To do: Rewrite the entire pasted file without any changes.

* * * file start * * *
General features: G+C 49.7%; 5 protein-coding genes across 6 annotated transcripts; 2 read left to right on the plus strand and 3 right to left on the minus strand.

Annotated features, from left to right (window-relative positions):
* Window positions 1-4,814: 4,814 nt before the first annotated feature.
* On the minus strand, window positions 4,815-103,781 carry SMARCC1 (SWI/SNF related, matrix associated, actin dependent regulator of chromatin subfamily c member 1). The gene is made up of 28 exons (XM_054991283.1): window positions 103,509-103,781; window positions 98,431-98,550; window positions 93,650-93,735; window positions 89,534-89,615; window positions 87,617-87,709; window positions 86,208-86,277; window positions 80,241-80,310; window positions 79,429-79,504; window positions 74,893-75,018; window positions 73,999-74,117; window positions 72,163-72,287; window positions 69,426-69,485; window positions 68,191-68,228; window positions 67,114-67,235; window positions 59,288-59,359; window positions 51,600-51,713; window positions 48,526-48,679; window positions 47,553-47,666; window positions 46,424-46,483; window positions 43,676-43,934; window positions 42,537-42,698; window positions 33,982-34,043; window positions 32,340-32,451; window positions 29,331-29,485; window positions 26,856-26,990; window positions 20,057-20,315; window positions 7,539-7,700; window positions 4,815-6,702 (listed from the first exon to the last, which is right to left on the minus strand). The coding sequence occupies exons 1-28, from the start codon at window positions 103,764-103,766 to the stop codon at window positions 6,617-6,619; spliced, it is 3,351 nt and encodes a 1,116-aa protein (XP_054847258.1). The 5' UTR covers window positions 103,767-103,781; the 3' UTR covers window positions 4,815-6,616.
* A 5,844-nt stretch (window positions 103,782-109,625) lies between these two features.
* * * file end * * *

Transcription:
General features: G+C 49.7%; 5 protein-coding genes across 6 annotated transcripts; 2 read left to right on the plus strand and 3 right to left on the minus strand.

Annotated features, from left to right (window-relative positions):
* Window positions 1-4,814: 4,814 nt before the first annotated feature.
* On the minus strand, window positions 4,815-103,781 carry SMARCC1 (SWI/SNF related, matrix associated, actin dependent regulator of chromatin subfamily c member 1). The gene is made up of 28 exons (XM_054991283.1): window positions 103,509-103,781; window positions 98,431-98,550; window positions 93,650-93,735; window positions 89,534-89,615; window positions 87,617-87,709; window positions 86,208-86,277; window positions 80,241-80,310; window positions 79,429-79,504; window positions 74,893-75,018; window positions 73,999-74,117; window positions 72,163-72,287; window positions 69,426-69,485; window positions 68,191-68,228; window positions 67,114-67,235; window positions 59,288-59,359; window positions 51,600-51,713; window positions 48,526-48,679; window positions 47,553-47,666; window positions 46,424-46,483; window positions 43,676-43,934; window positions 42,537-42,698; window positions 33,982-34,043; window positions 32,340-32,451; window positions 29,331-29,485; window positions 26,856-26,990; window positions 20,057-20,315; window positions 7,539-7,700; window positions 4,815-6,702 (listed from the first exon to the last, which is right to left on the minus strand). The coding sequence occupies exons 1-28, from the start codon at window positions 103,764-103,766 to the stop codon at window positions 6,617-6,619; spliced, it is 3,351 nt and encodes a 1,116-aa protein (XP_054847258.1). The 5' UTR covers window positions 103,767-103,781; the 3' UTR covers window positions 4,815-6,616.
* A 5,844-nt stretch (window positions 103,782-109,625) lies between these two features.